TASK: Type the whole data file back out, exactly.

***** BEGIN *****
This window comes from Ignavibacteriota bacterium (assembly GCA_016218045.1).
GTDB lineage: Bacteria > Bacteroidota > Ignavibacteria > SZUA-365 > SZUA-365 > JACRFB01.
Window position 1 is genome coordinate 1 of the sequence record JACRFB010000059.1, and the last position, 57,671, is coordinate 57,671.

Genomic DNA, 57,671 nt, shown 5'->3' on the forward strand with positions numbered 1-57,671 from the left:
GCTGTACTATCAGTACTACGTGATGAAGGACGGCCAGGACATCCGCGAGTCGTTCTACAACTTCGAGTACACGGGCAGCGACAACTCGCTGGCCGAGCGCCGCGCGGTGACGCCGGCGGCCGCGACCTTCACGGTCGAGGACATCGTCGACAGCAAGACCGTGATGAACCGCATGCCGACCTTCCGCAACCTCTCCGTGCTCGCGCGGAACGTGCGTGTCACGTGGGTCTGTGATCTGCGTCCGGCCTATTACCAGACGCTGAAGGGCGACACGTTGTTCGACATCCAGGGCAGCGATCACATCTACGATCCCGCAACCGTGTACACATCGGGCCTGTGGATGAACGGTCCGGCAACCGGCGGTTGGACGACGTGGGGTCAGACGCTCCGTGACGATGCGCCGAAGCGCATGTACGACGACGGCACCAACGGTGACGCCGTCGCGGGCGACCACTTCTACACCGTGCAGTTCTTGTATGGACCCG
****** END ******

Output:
This window comes from Ignavibacteriota bacterium (assembly GCA_016218045.1).
GTDB lineage: Bacteria > Bacteroidota > Ignavibacteria > SZUA-365 > SZUA-365 > JACRFB01.
Window position 1 is genome coordinate 1 of the sequence record JACRFB010000059.1, and the last position, 57,671, is coordinate 57,671.

Genomic DNA, 57,671 nt, shown 5'->3' on the forward strand with positions numbered 1-57,671 from the left:
GCTGTACTATCAGTACTACGTGATGAAGGACGGCCAGGACATCCGCGAGTCGTTCTACAACTTCGAGTACACGGGCAGCGACAACTCGCTGGCCGAGCGCCGCGCGGTGACGCCGGCGGCCGCGACCTTCACGGTCGAGGACATCGTCGACAGCAAGACCGTGATGAACCGCATGCCGACCTTCCGCAACCTCTCCGTGCTCGCGCGGAACGTGCGTGTCACGTGGGTCTGTGATCTGCGTCCGGCCTATTACCAGACGCTGAAGGGCGACACGTTGTTCGACATCCAGGGCAGCGATCACATCTACGATCCCGCAACCGTGTACACATCGGGCCTGTGGATGAACGGTCCGGCAACCGGCGGTTGGACGACGTGGGGTCAGACGCTCCGTGACGATGCGCCGAAGCGCATGTACGACGACGGCACCAACGGTGACGCCGTCGCGGGCGACCACTTCTACACCGTGCAGTTCTTGTATGGACCCG